To a young Allison King, Washington University School of Medicine served as one of the best playgrounds in St. Louis.
As a preschooler, she hid underneath benches in the renal lab where her mother worked. In grade school, she spent summer days creating red, yellow and blue plastic tube people from a waxy laboratory staple used to seal flasks and other containers. As she got older, she helped exercise the lab rats to see if movement improved kidney function (it did). She even had a favorite rat, Picasso, named because the rodent’s partially eaten food resembled the artist’s sculptures.
“I grew up at Washington University,” said King, MD, PhD, now an associate professor of occupational therapy, of pediatrics and of medicine, and a leading national expert on sickle cell disease in children and young adults. “My mom worked in a renal lab since before I was born. I’d spend many summer days on campus, making myself busy and having fun.”
Her life always has revolved around Washington University. Not only does King work on the Medical Campus, she can see the impressive Danforth Campus from her kitchen window in a house she shares with her 7-year-old twins and her husband, John F. DiPersio, MD, PhD, the Virginia E. and Sam J. Golman Professor of Medicine in Oncology and deputy director of Siteman Cancer Center at Barnes-Jewish Hospital and Washington University School of Medicine.
King contributes to the university’s impressiveness through her nationally recognized research in sickle cell disease, as well as the protocols she has helped implement to improve clinical care for the incurable disease, which affects 100,000 people in the U.S., primarily African-Americans.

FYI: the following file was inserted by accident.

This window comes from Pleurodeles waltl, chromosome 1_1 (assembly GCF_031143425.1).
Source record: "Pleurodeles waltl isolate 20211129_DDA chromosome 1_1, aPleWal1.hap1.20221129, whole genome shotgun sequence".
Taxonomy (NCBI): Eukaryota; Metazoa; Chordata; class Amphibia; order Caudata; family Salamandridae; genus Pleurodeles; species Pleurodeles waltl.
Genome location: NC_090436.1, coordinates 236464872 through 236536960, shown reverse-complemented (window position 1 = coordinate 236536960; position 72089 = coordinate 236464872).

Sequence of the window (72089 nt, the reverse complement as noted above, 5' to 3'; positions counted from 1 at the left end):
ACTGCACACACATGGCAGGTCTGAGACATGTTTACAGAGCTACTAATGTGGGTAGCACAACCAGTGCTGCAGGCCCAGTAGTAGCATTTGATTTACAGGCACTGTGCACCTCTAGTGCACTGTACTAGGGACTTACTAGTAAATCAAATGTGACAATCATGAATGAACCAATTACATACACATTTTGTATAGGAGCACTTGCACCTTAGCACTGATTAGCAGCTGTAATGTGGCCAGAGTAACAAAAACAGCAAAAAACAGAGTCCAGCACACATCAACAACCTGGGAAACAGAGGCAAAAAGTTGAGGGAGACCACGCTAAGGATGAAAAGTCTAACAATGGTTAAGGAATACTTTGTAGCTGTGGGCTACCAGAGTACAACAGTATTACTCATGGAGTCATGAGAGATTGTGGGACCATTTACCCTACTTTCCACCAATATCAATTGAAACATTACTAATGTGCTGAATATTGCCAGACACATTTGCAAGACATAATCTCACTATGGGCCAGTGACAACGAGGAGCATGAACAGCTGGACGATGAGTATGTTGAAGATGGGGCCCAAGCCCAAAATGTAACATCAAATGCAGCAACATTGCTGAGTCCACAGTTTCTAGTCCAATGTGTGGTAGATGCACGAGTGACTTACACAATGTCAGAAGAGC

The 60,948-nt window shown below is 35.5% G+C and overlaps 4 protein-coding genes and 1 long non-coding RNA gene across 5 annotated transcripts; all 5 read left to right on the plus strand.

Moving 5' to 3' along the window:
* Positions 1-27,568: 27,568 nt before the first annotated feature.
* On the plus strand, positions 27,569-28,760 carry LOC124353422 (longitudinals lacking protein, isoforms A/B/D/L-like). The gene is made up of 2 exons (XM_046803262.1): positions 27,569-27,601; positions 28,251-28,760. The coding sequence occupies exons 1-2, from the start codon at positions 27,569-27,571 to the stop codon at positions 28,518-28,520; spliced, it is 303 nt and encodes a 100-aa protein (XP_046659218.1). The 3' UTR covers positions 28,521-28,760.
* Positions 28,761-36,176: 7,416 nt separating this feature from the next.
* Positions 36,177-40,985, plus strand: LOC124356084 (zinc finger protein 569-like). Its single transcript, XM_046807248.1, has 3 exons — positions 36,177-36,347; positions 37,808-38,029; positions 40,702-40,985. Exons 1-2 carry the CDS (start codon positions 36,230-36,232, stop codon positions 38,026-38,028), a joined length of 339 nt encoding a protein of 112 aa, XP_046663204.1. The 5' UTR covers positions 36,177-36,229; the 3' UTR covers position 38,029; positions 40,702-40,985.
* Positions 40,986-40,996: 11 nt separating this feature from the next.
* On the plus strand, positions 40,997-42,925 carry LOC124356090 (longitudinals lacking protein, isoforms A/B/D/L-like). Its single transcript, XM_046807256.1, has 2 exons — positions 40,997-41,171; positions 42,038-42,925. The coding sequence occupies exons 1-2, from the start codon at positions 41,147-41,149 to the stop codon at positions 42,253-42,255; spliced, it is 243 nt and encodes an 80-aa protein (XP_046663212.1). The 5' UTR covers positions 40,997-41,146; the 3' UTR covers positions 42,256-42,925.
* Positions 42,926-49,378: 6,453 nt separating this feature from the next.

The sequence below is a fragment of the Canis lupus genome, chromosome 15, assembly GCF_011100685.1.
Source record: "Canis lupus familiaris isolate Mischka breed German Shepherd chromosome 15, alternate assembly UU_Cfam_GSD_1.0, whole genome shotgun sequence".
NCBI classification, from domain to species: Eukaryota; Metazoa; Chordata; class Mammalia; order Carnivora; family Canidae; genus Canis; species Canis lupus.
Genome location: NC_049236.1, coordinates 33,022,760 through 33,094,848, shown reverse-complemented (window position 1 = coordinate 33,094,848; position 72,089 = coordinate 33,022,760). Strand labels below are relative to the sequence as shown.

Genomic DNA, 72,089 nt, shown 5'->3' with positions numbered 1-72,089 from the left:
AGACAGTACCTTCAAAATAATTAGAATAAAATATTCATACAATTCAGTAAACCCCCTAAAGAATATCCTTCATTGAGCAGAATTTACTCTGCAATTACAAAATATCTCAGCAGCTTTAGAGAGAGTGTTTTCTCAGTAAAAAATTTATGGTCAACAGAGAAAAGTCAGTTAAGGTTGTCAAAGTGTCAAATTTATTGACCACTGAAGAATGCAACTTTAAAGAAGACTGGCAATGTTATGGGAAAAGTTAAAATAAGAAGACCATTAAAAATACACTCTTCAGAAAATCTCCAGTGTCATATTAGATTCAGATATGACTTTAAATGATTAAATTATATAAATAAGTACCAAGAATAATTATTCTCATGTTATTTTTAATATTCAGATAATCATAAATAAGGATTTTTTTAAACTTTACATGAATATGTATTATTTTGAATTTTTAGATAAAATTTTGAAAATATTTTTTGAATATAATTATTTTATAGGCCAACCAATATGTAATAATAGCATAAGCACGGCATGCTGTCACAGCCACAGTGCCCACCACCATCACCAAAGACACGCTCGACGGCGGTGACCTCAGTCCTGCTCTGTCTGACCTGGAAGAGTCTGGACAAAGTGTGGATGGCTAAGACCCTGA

Last year, King received a six-year, $4.3 million grant from the National Institutes of Health (NIH) to help improve health care for teens and adults with sickle cell disease. The condition encompasses a group of inherited red blood cell disorders resulting from abnormal hemoglobin, a protein that delivers oxygen in the body. The disease causes typically round red blood cells to become crescent-shaped, or sickled, and leads to chronic pain and fatigue, organ damage and shortened life spans.
The funding — part of a larger effort spearheaded by the National Heart, Lung, and Blood Institute (NHLBI) of the NIH — is the first of its kind focused on young adult patients.
“Research on teens and adults with sickle cell disease is limited,” said King, who also is an associate professor of surgery and a medical director of survivorship at Siteman Cancer Center. “Transitioning patients from pediatric to adult health care is one of the most challenging barriers to overcome with this disease.”